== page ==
The transport sector in Australia depends heavily on imported oil-based fuels. With this comes the ever-present risk of oil supply shortages. But Australia is gas-rich and oil-poor, so it makes practical sense to assess how our own gas resources can be used to produce these fuels.
Tink's story is driven by people, whether they be prime ministers, soldiers, shop-keepers, singers, footballers or farmers; a mix of men or women, Australian-born, immigrants and Aborigines. He brings the decades to life, writing with empathy, humour and insight to create a narrative that is as entertaining as it is illuminating.
Australian Soldiers in Asia-Pacific in World War II
Dr Lachlan Grant
Focusing on the day-to-day interactions between soldiers on the ground and the people and cultures they encountered, this book paints a picture not only of individual lives transformed, but of dramatically shifting national perceptions, as the gaze of Australia turned from Britain to Asia.
Shark attacks and sewage slicks, lifesavers and surfers, amusement parks and beach camps — the beach is Sydney's most iconic landscape feature. From Palm Beach in the north to Cronulla in the south, Sydney's coastline teems with life. People from around the city escape to the beaches to swim, surf, play, and lie in the sun.
Is Japan running out of husbands? Is China running out of wives? Did Genghis Khan really invent free trade? And why can't you see the price of a Big Mac at McDonalds in Argentina? In Trading Places, The Airport Economist, a bestseller in several languages, Trading Places The Airport Economist Trading Places. The Sydney Morning Herald and The Age
Edited by Ted Graham, Bob King, Bob Trotter, Kim Kirsner
In November 1941 HMAS Sydney , the pride of Australia's wartime fleet, and its crew of 645 disappeared without a trace off the Western Australian coast. All that was known was Sydney had come under fire from the German raider HSK Kormoran , which also sank.
This is the third and final volume of the landmark, award-winning series The Europeans in Australia that gives an account of settlement by Britain. It tells of the various ways in which that experience shaped imagination and belief among the settler people from the eighteenth century to the end of World War I.
Jack Kennedy (Sydney), Stuart Walch (Hobart), Dick Glyde (Perth), Ken Holland (Sydney), Pat Hughes (Cooma and Sydney), Bill Millington (Adelaide), John Crossman (Newcastle) and Des Sheen (Canberra): eight Australian Spitfire and Hurricane pilots of the Battle of Britain. Only one survived.
During the First World War, in Melbourne and communities
throughout Victoria, schoolchildren knitted socks for the troops serving in
Gallipoli, the Middle East and on the Western Front. Their families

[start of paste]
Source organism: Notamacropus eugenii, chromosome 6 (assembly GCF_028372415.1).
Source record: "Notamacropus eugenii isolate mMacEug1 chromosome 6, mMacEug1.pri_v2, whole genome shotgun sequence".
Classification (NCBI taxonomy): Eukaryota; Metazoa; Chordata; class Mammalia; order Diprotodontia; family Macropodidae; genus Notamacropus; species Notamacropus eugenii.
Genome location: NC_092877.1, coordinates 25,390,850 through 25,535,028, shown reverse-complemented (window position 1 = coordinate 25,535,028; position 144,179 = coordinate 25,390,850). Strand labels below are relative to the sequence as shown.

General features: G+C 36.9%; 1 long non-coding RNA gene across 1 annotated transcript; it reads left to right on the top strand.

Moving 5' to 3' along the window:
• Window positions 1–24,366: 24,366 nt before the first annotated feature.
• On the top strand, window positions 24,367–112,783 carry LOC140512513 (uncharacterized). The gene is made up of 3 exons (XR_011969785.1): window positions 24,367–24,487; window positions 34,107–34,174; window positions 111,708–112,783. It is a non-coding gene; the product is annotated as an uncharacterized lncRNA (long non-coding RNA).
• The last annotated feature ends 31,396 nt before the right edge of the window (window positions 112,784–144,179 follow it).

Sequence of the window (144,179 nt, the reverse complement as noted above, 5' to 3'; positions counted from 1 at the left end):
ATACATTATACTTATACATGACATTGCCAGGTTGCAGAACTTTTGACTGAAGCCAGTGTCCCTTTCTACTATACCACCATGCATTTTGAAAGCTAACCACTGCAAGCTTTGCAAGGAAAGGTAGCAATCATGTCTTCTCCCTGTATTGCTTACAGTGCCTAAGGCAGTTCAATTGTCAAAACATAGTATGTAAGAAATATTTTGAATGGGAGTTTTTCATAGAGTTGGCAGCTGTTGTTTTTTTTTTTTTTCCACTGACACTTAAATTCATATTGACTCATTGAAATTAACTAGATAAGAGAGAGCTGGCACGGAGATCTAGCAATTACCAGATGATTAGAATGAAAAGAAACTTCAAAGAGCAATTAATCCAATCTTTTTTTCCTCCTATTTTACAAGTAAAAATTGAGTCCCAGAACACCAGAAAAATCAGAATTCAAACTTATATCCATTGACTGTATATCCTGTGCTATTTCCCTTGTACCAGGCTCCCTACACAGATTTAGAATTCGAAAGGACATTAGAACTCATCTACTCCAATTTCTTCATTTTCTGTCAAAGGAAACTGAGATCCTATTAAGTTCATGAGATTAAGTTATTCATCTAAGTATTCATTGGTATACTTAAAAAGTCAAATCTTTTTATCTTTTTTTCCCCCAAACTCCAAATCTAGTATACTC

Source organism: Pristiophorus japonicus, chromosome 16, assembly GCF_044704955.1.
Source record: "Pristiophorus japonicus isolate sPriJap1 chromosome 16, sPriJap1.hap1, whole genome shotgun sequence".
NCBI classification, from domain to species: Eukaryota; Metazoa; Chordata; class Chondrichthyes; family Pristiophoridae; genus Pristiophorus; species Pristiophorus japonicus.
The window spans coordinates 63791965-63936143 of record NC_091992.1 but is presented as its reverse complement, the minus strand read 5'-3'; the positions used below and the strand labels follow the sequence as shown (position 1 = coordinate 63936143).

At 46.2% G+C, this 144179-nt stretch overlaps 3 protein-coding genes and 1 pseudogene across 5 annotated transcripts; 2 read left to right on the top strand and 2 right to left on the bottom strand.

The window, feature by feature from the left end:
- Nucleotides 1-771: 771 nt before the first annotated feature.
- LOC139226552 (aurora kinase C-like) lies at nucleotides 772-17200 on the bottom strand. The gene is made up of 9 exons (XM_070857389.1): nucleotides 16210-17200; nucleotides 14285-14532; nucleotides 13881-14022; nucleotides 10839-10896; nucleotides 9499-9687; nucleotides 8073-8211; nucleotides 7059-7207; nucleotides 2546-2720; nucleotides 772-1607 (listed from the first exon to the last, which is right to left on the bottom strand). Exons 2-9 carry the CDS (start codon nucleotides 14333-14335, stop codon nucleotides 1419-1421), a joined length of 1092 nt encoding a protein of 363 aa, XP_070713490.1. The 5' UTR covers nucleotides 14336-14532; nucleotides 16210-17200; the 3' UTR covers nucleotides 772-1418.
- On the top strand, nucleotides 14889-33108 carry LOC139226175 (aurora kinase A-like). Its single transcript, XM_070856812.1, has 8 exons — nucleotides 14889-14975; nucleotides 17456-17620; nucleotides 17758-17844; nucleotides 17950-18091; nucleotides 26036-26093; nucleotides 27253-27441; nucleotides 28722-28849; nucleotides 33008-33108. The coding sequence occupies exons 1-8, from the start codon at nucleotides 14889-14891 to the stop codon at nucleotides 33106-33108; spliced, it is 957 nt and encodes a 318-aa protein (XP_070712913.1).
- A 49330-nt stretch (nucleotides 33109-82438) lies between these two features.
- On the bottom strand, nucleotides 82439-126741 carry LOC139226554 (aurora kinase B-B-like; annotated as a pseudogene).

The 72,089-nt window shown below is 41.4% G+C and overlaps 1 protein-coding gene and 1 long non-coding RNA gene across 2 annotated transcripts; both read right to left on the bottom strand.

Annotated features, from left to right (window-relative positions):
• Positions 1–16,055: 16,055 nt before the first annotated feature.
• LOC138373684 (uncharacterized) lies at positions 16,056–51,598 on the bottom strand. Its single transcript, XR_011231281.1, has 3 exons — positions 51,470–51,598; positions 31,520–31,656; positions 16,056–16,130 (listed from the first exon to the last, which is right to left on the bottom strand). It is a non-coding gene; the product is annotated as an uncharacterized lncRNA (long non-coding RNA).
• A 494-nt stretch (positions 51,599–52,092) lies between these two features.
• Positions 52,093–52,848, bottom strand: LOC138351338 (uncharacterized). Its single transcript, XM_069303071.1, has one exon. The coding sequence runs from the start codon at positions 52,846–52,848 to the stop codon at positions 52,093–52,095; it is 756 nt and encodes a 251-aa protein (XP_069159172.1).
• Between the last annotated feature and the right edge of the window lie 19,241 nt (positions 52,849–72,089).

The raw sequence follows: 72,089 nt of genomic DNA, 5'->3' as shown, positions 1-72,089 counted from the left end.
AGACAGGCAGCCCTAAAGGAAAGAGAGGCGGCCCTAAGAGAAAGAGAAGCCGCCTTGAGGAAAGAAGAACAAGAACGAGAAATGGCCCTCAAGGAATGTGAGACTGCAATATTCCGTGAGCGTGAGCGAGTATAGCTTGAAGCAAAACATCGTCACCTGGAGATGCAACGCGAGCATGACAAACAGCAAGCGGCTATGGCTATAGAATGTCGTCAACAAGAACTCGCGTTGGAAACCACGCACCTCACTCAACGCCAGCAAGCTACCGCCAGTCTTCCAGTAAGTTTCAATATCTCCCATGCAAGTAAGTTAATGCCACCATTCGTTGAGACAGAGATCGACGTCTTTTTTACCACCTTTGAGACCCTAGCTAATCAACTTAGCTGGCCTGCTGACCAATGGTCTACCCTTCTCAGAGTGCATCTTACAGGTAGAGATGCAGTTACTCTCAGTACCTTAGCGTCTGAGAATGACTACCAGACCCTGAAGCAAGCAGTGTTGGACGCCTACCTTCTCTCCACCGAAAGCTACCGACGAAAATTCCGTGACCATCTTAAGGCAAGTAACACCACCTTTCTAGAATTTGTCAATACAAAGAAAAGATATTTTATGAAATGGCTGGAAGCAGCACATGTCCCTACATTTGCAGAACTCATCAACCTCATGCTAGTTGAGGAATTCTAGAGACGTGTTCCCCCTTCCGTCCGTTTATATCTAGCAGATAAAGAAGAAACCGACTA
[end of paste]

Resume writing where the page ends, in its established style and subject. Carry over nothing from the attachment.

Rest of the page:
set up Red Cross branches to support the 91,000 Victorian servicemen and women
In the months following his resignation as PM in late August 1941, Menzies swayed between relief at his release from the burdens of office as PM and despair that his life at the top had come to so little.
after vacating his position as the longest-serving Premier of New South Wales,
Bob Carr returned to politics in his dream job: as Foreign Minister of
Australia and a senior federal cabinet minister.
remember the dead of 25 April 1915 on Anzac Day every year. But do we know the
name of a single soldier who died that day? What do we really know about the
men supposedly most cherished in the national memory of war?
Was Vietnam a case of Australia fighting 'other people's wars'? Were we really 'all the way' with the United States? How valid was the 'domino theory'? Did the Australian forces develop new tactical methods in earlier Southeast Asian conflicts, and just how successful were they against the unyielding enemy in Vietnam?
The Australia Day Regatta has been held on Sydney Harbour every year since 1837.
Believed to be the oldest continuously held annual regatta in the world, it has
grown and flourished and today involves close to 700 vessels − from ocean-going
yachts to small sailing dinghies − and thousands of participants.
Tony Abbott thinks that Rupert Murdoch is one of the most influential Australians of all time and that we should support our 'hometown hero'. Murdoch, who has mainly lived in New York since 1973 and renounced his Australian citizenship in order to move into American TV, has aroused much more controversy than most hometown heroes.
It is one of Australia's most iconic images. On 17 April 1993, the Indigenous AFL footballer Nicky Winmar stood up against racial abuse and made history. Facing the Collingwood crowd that had taunted him all day the St Kilda player pulled up his shirt, pointed to his chest and declared: 'I'm black and I'm proud to be black'.
Australian painter and theatre artist Loudon
Sainthill and his partner, entrepreneur and gallery director Harry Tatlock
Miller, were at the heart of avant-garde artistic and literary circles in
mid-twentieth century Melbourne, Sydney and London.